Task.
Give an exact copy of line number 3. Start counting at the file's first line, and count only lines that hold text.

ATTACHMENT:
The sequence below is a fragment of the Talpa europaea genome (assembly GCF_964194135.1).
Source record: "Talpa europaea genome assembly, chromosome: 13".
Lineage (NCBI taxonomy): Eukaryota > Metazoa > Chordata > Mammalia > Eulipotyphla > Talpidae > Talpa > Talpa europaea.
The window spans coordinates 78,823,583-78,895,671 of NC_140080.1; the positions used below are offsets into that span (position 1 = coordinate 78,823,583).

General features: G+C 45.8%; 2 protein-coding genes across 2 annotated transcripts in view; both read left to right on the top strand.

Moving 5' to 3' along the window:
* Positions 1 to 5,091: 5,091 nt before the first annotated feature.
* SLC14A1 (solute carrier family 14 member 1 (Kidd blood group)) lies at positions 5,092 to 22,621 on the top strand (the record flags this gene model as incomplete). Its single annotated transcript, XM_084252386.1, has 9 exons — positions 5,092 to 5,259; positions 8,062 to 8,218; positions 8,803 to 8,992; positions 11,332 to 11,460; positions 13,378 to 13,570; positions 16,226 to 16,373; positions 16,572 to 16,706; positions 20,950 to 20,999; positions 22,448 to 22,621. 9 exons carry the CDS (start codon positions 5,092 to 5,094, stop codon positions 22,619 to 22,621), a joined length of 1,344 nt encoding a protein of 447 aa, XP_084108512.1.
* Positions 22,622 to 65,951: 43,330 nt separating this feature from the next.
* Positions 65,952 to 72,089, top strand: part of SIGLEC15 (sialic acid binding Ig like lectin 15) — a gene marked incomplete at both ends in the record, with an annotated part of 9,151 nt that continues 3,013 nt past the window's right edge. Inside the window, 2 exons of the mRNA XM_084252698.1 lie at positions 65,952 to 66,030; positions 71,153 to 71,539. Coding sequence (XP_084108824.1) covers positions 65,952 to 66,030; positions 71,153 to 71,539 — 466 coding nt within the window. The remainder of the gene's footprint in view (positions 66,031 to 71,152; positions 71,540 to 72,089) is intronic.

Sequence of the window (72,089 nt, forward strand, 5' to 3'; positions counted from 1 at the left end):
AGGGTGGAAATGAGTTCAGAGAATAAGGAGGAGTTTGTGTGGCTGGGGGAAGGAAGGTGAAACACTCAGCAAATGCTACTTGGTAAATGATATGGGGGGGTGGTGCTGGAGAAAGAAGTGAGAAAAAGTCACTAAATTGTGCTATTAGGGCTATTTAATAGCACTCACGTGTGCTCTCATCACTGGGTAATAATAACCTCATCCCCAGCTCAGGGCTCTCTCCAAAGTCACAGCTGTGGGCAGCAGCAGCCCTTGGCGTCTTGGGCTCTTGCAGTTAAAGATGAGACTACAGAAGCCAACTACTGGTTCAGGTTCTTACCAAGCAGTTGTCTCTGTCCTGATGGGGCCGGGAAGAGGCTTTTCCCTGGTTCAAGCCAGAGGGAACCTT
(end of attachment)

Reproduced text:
Lineage (NCBI taxonomy): Eukaryota > Metazoa > Chordata > Mammalia > Eulipotyphla > Talpidae > Talpa > Talpa europaea.